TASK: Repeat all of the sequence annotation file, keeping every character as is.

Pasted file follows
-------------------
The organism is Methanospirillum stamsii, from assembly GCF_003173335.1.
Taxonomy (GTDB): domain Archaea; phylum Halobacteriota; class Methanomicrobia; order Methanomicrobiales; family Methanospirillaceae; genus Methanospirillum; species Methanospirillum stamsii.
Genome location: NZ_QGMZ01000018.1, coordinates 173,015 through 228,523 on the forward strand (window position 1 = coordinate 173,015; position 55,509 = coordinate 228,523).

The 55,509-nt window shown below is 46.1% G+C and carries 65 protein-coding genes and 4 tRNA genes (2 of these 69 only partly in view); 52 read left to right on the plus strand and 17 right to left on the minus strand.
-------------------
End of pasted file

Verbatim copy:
The organism is Methanospirillum stamsii, from assembly GCF_003173335.1.
Taxonomy (GTDB): domain Archaea; phylum Halobacteriota; class Methanomicrobia; order Methanomicrobiales; family Methanospirillaceae; genus Methanospirillum; species Methanospirillum stamsii.
Genome location: NZ_QGMZ01000018.1, coordinates 173,015 through 228,523 on the forward strand (window position 1 = coordinate 173,015; position 55,509 = coordinate 228,523).

The 55,509-nt window shown below is 46.1% G+C and carries 65 protein-coding genes and 4 tRNA genes (2 of these 69 only partly in view); 52 read left to right on the plus strand and 17 right to left on the minus strand.